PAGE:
Wednesday, July 12, 2017

Stag's Hollow champions Vidal





Photo: a bunch of Vidal grapes

Larry Gerelus and Linda Pruegger took over a vineyard already growing Vidal when they established Stag’s Hollow Winery & Vineyard in 1995.

Vidal is a white French hybrid white varietal. The conventional wisdom at the time held that French hybrids needed to be replaced with vinifera grapes that make better wine. Most of the hybrids, in fact, were pulled from Okanagan vineyards in 1988.

There are a few exceptions and one happens to be Vidal. The variety, much more widely planted in Ontario than in British Columbia, has been the backbone of Canadian Icewine production since the 1980s. The variety tended to be overlooked as a table wine grape.

Larry and Linda initially bought into that received wisdom. They grafted a substantial part of the vineyard’s Vidal to Chardonnay and started calling table wine from the remaining vines “Tragically Vidal” because the variety was thought to be on its way out.

Then a strange thing happened. The well-made Vidal table wine at Stag’s Hollow developed something of a cult following. At the same time, the “anything but Chardonnay” bias infected a lot of consumers. Larry and Linda has to remove some of the Chardonnay grafts and let the Vidal vines regenerate from the roots. A few years later, they actually planted more Vidal when establishing their new Shuttleworth Creek Vineyard at Okanagan Falls.

Dwight Sick, the winemaker they hired in 2008, also takes Vidal very seriously. The 2016 Tragically Vidal still has all of the tropical fruit flavours that made this a cult wine. But he has tweaked it to achieve more complexity.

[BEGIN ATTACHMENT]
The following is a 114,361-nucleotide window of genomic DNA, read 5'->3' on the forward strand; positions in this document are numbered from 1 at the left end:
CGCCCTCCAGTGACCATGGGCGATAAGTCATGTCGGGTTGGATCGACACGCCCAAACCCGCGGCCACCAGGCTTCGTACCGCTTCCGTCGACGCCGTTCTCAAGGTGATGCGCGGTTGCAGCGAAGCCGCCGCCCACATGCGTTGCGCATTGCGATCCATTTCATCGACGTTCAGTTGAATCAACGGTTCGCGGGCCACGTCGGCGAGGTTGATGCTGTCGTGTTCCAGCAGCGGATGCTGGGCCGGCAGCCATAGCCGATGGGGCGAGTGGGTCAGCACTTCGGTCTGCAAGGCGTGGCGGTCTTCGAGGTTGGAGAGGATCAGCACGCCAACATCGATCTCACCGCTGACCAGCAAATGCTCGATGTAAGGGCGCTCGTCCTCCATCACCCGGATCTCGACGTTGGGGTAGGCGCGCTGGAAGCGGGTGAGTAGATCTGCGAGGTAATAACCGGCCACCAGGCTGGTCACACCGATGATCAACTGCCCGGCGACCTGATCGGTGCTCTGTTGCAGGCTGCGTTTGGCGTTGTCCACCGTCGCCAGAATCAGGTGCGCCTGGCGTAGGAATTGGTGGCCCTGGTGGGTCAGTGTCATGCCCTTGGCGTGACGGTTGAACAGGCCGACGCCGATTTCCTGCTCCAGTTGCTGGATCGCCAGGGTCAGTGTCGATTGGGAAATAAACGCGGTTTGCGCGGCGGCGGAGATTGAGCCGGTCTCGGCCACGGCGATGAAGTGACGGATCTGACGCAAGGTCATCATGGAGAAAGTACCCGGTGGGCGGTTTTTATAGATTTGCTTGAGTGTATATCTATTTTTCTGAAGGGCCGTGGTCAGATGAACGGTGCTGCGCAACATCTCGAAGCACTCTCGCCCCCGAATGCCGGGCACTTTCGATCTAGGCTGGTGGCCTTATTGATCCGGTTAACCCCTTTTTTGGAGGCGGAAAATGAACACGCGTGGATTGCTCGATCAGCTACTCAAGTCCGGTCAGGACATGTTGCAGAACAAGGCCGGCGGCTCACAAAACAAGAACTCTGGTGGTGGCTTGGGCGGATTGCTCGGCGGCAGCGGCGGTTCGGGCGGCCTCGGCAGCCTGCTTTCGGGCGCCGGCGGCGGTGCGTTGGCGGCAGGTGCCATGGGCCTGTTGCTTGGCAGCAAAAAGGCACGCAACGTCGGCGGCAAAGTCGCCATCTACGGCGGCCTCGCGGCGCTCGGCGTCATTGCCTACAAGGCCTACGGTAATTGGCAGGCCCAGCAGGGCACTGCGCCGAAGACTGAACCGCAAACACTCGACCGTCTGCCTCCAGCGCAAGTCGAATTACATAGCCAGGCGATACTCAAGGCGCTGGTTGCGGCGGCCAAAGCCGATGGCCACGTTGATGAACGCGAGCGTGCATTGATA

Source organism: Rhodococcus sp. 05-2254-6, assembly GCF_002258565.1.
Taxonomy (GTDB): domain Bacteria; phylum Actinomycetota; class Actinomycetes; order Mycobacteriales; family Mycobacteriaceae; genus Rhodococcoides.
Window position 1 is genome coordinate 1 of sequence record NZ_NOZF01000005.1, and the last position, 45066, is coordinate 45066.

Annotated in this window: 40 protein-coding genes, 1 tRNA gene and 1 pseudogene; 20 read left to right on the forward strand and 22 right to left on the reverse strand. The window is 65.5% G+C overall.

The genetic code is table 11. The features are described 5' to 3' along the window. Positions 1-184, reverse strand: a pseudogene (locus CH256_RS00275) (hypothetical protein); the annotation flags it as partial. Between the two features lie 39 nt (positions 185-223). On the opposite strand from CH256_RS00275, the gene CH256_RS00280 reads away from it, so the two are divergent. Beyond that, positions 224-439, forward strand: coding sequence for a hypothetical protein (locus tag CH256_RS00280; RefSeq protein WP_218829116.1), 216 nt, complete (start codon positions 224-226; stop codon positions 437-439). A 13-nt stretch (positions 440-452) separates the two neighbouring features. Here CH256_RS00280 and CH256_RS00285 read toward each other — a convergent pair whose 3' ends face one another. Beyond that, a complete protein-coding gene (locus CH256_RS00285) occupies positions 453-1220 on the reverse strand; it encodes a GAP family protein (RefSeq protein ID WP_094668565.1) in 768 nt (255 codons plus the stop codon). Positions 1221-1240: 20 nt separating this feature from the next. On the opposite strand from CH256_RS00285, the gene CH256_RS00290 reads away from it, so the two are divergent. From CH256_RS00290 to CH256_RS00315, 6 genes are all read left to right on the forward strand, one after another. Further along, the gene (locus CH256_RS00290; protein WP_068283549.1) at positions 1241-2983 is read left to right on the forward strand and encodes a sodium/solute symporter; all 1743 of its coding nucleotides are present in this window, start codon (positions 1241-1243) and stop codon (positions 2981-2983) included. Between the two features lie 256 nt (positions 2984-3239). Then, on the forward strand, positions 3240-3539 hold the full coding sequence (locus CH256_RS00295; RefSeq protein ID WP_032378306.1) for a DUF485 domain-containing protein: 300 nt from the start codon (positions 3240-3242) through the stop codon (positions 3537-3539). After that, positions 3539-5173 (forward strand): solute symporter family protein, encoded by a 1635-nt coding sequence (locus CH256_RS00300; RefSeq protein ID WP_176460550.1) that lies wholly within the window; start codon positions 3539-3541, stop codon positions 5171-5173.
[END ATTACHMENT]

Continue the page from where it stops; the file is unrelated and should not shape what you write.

This wine is made from two lots of Vidal. The lot from the Stag’s Hollow Vineyard was fermented in stainless steel for 30 days at cool temperatures until it was totally dry. The second lot, from the Shuttleworth Creek Vineyard, was fermented in stainless steel at slightly warmer temperatures. Fermentation was arrested to leave a hint of sweetness. As well, about a quarter of the fruit had botrytis, or noble rot, which is rare in the Okanagan. The wine was finished by blending in 14% Orange Muscat.

The only thing tragic about this delicious wine is that it will be sold out before most of us can get our hands on it.

Here are notes on that wine and two other recent Stag’s Hollow releases.

Stag’s Hollow Muscat Frizzante 2016 ($22). This is a blend of 57% Muscat Ottonel, 5% Orange Muscat and 38% Riesling 2015. The lively bubbles propel floral and spice aromas and flavours; and give the wine a creamy texture. The modest touch of residual sugar is nicely balanced with bright acidity. This is a wine crying out for a Sunday brunch. 91.

Stag’s Hollow Tragically Vidal 2016 ($17). This is a blend of 86% Vidal and 14% Orange Muscat. The wine begins with aromas of grapefruit. On the generous the palate, there are flavours of honey and grapefruit with a hint of residual sugar. A portion of the fruit was affected by botrytis, accounting for the complex honey and tobacco notes on the finish. 90.


Stag’s Hollow Merlot 2014 ($18.99). This wine began its fermentation on one-ton fermenters but was transferred to American and French oak barrels (50/50) to finish fermenting. It was aged in barrel for 18 months. Dark in colour, the wine begins with toasty aromas, along with black cherry and fig. One the palate, there are concentrated flavours of dark fruit – figs, plums, black cherries. Long ripe tannins give this wine a generous texture and finish. 90.

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